Okay, small point of disagreement: things are not built from nothing. It comes from something existing (usually many things), but re-ordered or re-expressed or re-done or re-concepted in a new, inventive, innovative, creative way. Usually these “things” are solutions to problems; the more complex the problem, the more nuanced the solution(s). Creative folks relish the fact that there isn’t just one way to do something – there are millions. Don’t believe me? How many poems, songs, paintings, books, expressions are out there with the singular goal of telling someone that you love them? I rest my case.
Creation is entirely dependent on ownership.
Ownership not as a percentage of equity, but as a measure of your ability to change things for the better. To build and grow and fail and learn. This is no small thing. Creativity is the manifestation of lateral thinking, and without tangible results, it becomes stunted. We have to see the fruits of our labors, good or bad, or there’s no motivation to proceed, nothing to learn from to inform the next decision. States of approval and decisions-by-committee and constant compromises are third-party interruptions of an internal dialog that needs to come to its own conclusions.
I’d like to state for the record that I’m not anti-committee and approval. In fact, I need others’ feedback regularly in order to keep the process going. It’s a struggle to balance out the need for stimulation (creative partners and decision-makers) versus the need for isolation (to actually get something done) however, and I do agree that interruptions in the process are creativity killers, especially when surrounded by morons who either can’t wait for an idea to develop and see a drafted product OR who can’t make a decision or provide feedback.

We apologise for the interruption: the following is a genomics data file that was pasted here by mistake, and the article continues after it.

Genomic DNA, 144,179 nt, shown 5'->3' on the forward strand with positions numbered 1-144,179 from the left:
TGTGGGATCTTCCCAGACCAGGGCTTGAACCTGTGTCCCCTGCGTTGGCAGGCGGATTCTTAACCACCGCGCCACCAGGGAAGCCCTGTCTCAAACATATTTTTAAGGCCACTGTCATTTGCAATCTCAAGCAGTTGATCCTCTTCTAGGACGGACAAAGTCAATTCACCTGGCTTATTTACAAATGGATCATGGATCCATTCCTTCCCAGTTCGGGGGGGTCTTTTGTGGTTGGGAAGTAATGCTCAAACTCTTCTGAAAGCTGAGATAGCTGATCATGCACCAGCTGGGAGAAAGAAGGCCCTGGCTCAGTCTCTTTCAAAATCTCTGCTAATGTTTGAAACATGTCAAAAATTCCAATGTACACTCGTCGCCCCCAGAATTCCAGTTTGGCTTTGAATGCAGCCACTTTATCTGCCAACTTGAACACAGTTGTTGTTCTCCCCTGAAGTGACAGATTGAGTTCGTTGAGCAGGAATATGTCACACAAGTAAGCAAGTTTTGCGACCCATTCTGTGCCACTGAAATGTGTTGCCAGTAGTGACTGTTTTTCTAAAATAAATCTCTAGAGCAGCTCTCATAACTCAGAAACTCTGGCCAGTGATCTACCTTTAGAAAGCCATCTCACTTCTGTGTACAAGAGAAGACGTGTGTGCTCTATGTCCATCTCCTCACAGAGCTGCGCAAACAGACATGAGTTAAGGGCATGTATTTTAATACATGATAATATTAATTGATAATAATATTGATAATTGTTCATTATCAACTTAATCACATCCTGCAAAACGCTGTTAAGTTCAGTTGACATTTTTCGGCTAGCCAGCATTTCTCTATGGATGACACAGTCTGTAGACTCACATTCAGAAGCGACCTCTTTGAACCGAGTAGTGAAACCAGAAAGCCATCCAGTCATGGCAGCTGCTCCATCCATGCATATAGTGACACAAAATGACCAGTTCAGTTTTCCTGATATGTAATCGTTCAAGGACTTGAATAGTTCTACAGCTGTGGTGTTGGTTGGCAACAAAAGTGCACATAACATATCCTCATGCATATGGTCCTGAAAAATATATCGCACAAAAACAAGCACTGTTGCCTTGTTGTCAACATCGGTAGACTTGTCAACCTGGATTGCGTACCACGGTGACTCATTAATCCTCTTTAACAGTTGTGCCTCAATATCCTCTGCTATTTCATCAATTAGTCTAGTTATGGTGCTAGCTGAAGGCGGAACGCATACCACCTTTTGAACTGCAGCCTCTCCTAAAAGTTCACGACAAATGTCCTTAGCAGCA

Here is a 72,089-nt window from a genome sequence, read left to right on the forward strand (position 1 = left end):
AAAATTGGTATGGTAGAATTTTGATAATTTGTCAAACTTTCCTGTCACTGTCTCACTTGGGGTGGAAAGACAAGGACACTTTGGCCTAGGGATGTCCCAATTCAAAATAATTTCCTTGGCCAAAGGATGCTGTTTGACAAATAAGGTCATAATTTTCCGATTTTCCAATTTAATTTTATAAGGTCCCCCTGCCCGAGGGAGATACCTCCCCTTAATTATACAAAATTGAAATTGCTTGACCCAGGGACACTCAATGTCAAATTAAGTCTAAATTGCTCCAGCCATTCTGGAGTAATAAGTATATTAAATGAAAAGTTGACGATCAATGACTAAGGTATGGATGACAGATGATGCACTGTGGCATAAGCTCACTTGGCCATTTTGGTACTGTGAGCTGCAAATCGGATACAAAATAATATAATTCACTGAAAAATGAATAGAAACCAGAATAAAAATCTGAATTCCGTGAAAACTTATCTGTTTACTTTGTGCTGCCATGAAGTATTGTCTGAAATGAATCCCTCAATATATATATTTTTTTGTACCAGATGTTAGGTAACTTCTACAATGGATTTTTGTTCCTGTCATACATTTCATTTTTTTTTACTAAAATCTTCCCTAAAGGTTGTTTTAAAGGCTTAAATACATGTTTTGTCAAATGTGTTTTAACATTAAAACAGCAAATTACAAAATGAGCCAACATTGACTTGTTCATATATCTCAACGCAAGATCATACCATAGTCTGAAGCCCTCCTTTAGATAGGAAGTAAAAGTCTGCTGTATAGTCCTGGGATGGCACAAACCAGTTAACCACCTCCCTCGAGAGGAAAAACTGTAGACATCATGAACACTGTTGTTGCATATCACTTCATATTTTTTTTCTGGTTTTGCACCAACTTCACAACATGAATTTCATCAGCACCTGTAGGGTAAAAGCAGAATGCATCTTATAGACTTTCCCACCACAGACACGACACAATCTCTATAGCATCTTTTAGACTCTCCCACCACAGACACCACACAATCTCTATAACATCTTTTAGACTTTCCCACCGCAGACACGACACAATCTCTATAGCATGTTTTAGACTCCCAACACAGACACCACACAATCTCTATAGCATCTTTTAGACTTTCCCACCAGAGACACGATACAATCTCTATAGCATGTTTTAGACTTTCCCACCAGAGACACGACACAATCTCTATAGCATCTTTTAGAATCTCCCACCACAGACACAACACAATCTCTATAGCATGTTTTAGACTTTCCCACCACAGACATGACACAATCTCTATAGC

Your muse can only be treated as the secretary of a subcommittee for so long before she decides to pack up and look for employment elsewhere. If you aren’t able to own the product and be creative, then you aren’t able to do your work, and if you’re not doing your work then you’re negating a very real part of your personality, which is no good for anyone. No good for you and certainly no good for your employer.
I’ve come to terms with my own inherent work issues simply by recognizing that my weaknesses in one context are strengths in another. When I am able to own a project or product, I work hard and I work well, and I like to believe it shows in the results. Not everyone can do this. Not everyone is willing to spend stupid amounts of hours on a project simply because they believe in it. This is worth recognizing.
My strengths: problem-solving. Give me a challenge, something complex, and let me run with a white board and several marker colors. Once we’ve got it figured out and approved by necessary parties, I’ll oversee the implementation, but if you don’t give me another problem to solve, I’m gonna get bored.
My weakness: when I believe in something, I pour myself fully and entirely into it. I’m not a typical 9-to-5 employee; I don’t leave my brain in my desk at work, and when I’m faced with something where the solution we need isn’t clear, I’m probably not gonna be at my desk. I’ll likely be outside, or running at the gym, or drinking coffee and watching people, or listening to music or driving or drawing – something that requires just enough attention to let my brain focus on what I’m doing physically and not overanalyze a problem or possible solutions. Amazingly, my ideas percolate best that way. And if I have no ideas initially, research research research in the veins of good art is copied, great art is stolen.
My point is simply this. From what little I understand of you and your situation, I feel like I can empathize. I would guess that you’re juggling a handful of self-loathing with a justified sense of entitlement. This is something that I came to peace with after I left my last job, and I get the sense that you’re still struggling with it.
I suspect that eventually our culture will catch up with our evolving understanding of work ethic and the personal nature of work in creative fields. In the meantime there’s going to be a lot of wasted talent pushing too much effort in the wrong directions. It is clear to me and anyone who interacts with you that a misplacement of your energies is at everyone’s loss. I hope that you’re able to recognize this fact and move forward accordingly.